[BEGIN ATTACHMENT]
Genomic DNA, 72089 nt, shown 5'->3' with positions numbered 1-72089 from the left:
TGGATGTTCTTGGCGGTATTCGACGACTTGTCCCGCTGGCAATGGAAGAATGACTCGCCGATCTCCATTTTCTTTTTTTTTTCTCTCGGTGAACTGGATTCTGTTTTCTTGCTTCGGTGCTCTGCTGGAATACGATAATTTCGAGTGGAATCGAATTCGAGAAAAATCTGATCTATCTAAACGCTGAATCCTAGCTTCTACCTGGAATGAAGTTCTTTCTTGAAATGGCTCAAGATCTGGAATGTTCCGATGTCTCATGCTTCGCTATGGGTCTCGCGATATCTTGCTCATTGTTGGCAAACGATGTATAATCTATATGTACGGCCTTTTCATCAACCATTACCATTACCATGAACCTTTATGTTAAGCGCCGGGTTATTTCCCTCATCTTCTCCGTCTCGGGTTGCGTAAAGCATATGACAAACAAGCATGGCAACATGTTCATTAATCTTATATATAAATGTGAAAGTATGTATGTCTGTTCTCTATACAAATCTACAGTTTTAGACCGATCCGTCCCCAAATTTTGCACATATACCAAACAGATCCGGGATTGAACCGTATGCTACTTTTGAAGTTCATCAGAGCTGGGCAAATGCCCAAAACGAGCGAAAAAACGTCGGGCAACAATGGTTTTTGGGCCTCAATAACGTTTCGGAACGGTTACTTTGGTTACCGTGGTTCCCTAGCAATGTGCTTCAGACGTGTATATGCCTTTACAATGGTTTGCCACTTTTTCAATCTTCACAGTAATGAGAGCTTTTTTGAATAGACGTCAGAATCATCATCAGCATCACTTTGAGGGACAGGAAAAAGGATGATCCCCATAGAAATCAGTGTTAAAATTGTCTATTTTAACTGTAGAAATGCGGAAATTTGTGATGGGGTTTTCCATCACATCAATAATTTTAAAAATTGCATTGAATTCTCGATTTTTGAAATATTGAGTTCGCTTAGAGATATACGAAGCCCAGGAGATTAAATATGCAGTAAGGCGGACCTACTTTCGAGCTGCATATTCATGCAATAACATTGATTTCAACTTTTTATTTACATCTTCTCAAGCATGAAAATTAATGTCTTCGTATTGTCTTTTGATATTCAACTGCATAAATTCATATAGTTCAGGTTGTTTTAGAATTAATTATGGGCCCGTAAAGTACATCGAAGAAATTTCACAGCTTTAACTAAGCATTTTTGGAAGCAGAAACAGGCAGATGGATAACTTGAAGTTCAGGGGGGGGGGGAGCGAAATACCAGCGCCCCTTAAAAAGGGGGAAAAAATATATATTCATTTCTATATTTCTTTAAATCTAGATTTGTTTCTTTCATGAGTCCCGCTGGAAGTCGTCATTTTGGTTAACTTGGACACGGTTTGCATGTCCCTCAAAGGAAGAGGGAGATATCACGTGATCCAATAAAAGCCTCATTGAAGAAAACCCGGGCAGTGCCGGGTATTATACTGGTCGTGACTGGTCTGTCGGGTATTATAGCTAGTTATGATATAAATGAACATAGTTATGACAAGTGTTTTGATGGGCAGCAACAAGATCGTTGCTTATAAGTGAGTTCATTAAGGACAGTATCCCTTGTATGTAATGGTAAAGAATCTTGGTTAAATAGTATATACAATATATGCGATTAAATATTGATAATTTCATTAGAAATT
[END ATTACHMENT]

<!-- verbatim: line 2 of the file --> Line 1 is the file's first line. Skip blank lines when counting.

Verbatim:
TGGATGTTCTTGGCGGTATTCGACGACTTGTCCCGCTGGCAATGGAAGAATGACTCGCCGATCTCCATTTTCTTTTTTTTTTCTCTCGGTGAACTGGATTCTGTTTTCTTGCTTCGGTGCTCTGCTGGAATACGATAATTTCGAGTGGAATCGAATTCGAGAAAAATCTGATCTATCTAAACGCTGAATCCTAGCTTCTACCTGGAATGAAGTTCTTTCTTGAAATGGCTCAAGATCTGGAATGTTCCGATGTCTCATGCTTCGCTATGGGTCTCGCGATATCTTGCTCATTGTTGGCAAACGATGTATAATCTATATGTACGGCCTTTTCATCAACCATTACCATTACCATGAACCTTTATGTTAAGCGCCGGGTTATTTCCCTCATCTTCTCCGTCTCGGGTTGCGTAAAGCATATGACAAACAAGCATGGCAACATGTTCATTAATCTTATATATAAATGTGAAAGTATGTATGTCTGTTCTCTATACAAATCTACAGTTTTAGACCGATCCGTCCCCAAATTTTGCACATATACCAAACAGATCCGGGATTGAACCGTATGCTACTTTTGAAGTTCATCAGAGCTGGGCAAATGCCCAAAACGAGCGAAAAAACGTCGGGCAACAATGGTTTTTGGGCCTCAATAACGTTTCGGAACGGTTACTTTGGTTACCGTGGTTCCCTAGCAATGTGCTTCAGACGTGTATATGCCTTTACAATGGTTTGCCACTTTTTCAATCTTCACAGTAATGAGAGCTTTTTTGAATAGACGTCAGAATCATCATCAGCATCACTTTGAGGGACAGGAAAAAGGATGATCCCCATAGAAATCAGTGTTAAAATTGTCTATTTTAACTGTAGAAATGCGGAAATTTGTGATGGGGTTTTCCATCACATCAATAATTTTAAAAATTGCATTGAATTCTCGATTTTTGAAATATTGAGTTCGCTTAGAGATATACGAAGCCCAGGAGATTAAATATGCAGTAAGGCGGACCTACTTTCGAGCTGCATATTCATGCAATAACATTGATTTCAACTTTTTATTTACATCTTCTCAAGCATGAAAATTAATGTCTTCGTATTGTCTTTTGATATTCAACTGCATAAATTCATATAGTTCAGGTTGTTTTAGAATTAATTATGGGCCCGTAAAGTACATCGAAGAAATTTCACAGCTTTAACTAAGCATTTTTGGAAGCAGAAACAGGCAGATGGATAACTTGAAGTTCAGGGGGGGGGGGAGCGAAATACCAGCGCCCCTTAAAAAGGGGGAAAAAATATATATTCATTTCTATATTTCTTTAAATCTAGATTTGTTTCTTTCATGAGTCCCGCTGGAAGTCGTCATTTTGGTTAACTTGGACACGGTTTGCATGTCCCTCAAAGGAAGAGGGAGATATCACGTGATCCAATAAAAGCCTCATTGAAGAAAACCCGGGCAGTGCCGGGTATTATACTGGTCGTGACTGGTCTGTCGGGTATTATAGCTAGTTATGATATAAATGAACATAGTTATGACAAGTGTTTTGATGGGCAGCAACAAGATCGTTGCTTATAAGTGAGTTCATTAAGGACAGTATCCCTTGTATGTAATGGTAAAGAATCTTGGTTAAATAGTATATACAATATATGCGATTAAATATTGATAATTTCATTAGAAATT